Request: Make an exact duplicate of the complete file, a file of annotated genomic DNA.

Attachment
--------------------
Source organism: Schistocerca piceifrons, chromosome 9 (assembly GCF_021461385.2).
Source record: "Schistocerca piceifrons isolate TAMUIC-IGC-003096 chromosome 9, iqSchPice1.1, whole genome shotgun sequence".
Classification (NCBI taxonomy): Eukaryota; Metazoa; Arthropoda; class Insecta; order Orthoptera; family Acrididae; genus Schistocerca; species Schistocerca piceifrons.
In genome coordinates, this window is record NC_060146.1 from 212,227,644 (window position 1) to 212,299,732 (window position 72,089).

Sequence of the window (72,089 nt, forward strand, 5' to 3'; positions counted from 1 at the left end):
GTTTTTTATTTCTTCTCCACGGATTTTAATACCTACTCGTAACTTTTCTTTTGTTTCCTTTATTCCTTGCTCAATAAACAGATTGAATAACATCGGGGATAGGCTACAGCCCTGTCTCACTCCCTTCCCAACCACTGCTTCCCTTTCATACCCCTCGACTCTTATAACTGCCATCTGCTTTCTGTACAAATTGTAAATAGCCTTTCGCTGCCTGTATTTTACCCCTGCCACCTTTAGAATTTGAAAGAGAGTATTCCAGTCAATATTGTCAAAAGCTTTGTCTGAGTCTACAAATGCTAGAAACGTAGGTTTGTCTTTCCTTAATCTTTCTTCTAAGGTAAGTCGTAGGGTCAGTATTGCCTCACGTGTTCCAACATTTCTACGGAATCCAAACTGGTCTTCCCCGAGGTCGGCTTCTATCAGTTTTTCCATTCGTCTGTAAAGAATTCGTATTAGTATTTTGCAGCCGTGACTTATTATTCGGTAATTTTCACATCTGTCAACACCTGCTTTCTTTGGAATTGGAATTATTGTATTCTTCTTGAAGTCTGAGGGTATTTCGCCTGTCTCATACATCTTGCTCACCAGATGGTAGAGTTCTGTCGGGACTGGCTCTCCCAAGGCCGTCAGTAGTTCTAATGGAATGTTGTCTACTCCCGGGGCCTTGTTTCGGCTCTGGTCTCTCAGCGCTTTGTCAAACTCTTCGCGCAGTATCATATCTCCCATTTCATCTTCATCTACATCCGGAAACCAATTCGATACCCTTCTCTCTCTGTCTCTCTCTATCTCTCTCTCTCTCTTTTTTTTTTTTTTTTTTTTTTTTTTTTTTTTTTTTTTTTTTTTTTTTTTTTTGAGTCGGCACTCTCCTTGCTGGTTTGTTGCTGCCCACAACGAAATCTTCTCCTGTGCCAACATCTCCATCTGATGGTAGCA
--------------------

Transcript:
Source organism: Schistocerca piceifrons, chromosome 9 (assembly GCF_021461385.2).
Source record: "Schistocerca piceifrons isolate TAMUIC-IGC-003096 chromosome 9, iqSchPice1.1, whole genome shotgun sequence".
Classification (NCBI taxonomy): Eukaryota; Metazoa; Arthropoda; class Insecta; order Orthoptera; family Acrididae; genus Schistocerca; species Schistocerca piceifrons.
In genome coordinates, this window is record NC_060146.1 from 212,227,644 (window position 1) to 212,299,732 (window position 72,089).

Sequence of the window (72,089 nt, forward strand, 5' to 3'; positions counted from 1 at the left end):
GTTTTTTATTTCTTCTCCACGGATTTTAATACCTACTCGTAACTTTTCTTTTGTTTCCTTTATTCCTTGCTCAATAAACAGATTGAATAACATCGGGGATAGGCTACAGCCCTGTCTCACTCCCTTCCCAACCACTGCTTCCCTTTCATACCCCTCGACTCTTATAACTGCCATCTGCTTTCTGTACAAATTGTAAATAGCCTTTCGCTGCCTGTATTTTACCCCTGCCACCTTTAGAATTTGAAAGAGAGTATTCCAGTCAATATTGTCAAAAGCTTTGTCTGAGTCTACAAATGCTAGAAACGTAGGTTTGTCTTTCCTTAATCTTTCTTCTAAGGTAAGTCGTAGGGTCAGTATTGCCTCACGTGTTCCAACATTTCTACGGAATCCAAACTGGTCTTCCCCGAGGTCGGCTTCTATCAGTTTTTCCATTCGTCTGTAAAGAATTCGTATTAGTATTTTGCAGCCGTGACTTATTATTCGGTAATTTTCACATCTGTCAACACCTGCTTTCTTTGGAATTGGAATTATTGTATTCTTCTTGAAGTCTGAGGGTATTTCGCCTGTCTCATACATCTTGCTCACCAGATGGTAGAGTTCTGTCGGGACTGGCTCTCCCAAGGCCGTCAGTAGTTCTAATGGAATGTTGTCTACTCCCGGGGCCTTGTTTCGGCTCTGGTCTCTCAGCGCTTTGTCAAACTCTTCGCGCAGTATCATATCTCCCATTTCATCTTCATCTACATCCGGAAACCAATTCGATACCCTTCTCTCTCTGTCTCTCTCTATCTCTCTCTCTCTCTTTTTTTTTTTTTTTTTTTTTTTTTTTTTTTTTTTTTTTTTTTTTTTTTTTTTGAGTCGGCACTCTCCTTGCTGGTTTGTTGCTGCCCACAACGAAATCTTCTCCTGTGCCAACATCTCCATCTGATGGTAGCA